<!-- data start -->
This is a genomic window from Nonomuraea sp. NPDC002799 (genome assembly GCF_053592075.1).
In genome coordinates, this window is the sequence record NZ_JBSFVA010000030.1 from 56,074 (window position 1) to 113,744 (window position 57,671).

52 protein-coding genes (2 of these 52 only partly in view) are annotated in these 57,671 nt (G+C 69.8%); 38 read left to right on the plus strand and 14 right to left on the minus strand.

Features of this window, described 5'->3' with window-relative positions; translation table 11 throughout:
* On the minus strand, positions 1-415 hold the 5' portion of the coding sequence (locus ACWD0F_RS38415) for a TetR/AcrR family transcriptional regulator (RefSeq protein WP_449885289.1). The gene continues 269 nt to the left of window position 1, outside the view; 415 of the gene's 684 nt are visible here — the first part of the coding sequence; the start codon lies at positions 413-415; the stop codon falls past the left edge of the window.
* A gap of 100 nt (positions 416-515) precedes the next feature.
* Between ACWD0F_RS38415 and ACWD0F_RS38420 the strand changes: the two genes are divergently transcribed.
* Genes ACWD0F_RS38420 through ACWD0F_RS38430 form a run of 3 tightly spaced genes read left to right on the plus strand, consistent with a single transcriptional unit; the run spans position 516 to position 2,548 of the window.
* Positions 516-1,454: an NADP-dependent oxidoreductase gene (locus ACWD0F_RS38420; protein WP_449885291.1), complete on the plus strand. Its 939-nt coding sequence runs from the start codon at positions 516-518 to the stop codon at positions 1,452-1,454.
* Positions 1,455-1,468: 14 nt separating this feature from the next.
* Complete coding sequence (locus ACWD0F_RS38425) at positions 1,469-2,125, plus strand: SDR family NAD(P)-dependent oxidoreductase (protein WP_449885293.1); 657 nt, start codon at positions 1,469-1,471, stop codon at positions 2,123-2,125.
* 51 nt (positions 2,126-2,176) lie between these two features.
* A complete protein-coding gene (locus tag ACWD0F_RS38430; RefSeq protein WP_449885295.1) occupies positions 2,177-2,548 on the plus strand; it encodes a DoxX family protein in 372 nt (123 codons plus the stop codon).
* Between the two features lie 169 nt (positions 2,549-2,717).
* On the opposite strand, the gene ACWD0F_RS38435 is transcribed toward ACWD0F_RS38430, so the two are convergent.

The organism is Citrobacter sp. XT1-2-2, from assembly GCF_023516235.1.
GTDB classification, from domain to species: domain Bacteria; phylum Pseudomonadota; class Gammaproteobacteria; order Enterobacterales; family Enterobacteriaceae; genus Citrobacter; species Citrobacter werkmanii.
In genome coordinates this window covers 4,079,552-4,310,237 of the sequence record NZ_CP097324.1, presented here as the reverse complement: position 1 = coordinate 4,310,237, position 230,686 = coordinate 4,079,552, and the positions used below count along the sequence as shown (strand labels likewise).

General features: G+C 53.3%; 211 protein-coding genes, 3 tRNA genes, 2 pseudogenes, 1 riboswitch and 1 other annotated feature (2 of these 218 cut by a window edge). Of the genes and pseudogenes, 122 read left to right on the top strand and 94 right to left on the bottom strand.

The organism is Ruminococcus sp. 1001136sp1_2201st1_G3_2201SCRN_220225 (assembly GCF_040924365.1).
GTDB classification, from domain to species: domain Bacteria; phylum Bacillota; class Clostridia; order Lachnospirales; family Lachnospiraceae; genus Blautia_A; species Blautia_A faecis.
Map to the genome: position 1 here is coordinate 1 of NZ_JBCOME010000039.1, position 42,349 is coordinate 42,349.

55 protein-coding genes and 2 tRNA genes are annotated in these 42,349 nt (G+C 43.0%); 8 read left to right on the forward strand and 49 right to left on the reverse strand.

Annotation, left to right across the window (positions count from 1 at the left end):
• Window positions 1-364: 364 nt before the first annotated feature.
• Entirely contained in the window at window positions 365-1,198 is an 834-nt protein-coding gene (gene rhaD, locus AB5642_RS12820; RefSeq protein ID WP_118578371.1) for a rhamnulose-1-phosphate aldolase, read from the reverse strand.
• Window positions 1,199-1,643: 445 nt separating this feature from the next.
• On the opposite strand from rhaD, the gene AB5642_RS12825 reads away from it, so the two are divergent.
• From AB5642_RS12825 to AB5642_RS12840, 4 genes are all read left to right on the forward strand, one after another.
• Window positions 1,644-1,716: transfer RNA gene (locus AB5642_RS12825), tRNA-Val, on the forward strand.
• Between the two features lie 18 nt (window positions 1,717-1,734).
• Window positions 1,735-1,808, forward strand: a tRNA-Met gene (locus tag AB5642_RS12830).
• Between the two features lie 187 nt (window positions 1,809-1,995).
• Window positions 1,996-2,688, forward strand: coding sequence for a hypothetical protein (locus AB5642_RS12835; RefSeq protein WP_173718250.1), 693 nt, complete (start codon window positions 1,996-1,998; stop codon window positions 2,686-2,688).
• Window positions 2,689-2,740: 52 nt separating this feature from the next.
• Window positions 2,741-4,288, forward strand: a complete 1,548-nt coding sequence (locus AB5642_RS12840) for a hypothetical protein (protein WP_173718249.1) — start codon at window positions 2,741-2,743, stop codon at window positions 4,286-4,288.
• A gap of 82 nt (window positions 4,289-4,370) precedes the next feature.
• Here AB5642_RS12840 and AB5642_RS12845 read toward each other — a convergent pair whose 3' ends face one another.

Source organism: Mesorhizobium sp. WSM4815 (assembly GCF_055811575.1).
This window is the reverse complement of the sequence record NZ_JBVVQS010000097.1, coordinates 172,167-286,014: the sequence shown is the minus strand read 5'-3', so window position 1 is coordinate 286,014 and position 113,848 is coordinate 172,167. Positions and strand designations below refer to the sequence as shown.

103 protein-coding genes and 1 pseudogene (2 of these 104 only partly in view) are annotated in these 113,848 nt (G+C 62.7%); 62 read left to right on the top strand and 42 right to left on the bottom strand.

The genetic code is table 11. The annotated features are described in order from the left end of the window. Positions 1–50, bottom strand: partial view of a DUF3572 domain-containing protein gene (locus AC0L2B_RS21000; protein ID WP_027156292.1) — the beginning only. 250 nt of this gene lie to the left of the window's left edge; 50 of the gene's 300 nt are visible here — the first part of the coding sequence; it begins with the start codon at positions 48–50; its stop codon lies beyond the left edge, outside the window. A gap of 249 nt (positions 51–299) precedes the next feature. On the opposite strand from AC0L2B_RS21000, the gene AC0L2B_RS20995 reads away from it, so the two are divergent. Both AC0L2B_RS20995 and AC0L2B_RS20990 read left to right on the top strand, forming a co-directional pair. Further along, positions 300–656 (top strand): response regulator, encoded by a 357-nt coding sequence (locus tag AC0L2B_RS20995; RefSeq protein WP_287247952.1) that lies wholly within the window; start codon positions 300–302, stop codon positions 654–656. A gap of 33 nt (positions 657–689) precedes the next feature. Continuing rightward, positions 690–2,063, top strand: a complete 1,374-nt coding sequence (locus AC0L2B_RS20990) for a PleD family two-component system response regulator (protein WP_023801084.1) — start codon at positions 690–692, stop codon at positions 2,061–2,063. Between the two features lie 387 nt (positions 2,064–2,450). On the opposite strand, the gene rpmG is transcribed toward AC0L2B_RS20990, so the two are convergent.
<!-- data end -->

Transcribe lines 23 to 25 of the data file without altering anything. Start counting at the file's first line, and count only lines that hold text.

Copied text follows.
55 protein-coding genes and 2 tRNA genes are annotated in these 42,349 nt (G+C 43.0%); 8 read left to right on the forward strand and 49 right to left on the reverse strand.

Annotation, left to right across the window (positions count from 1 at the left end):
• Window positions 1-364: 364 nt before the first annotated feature.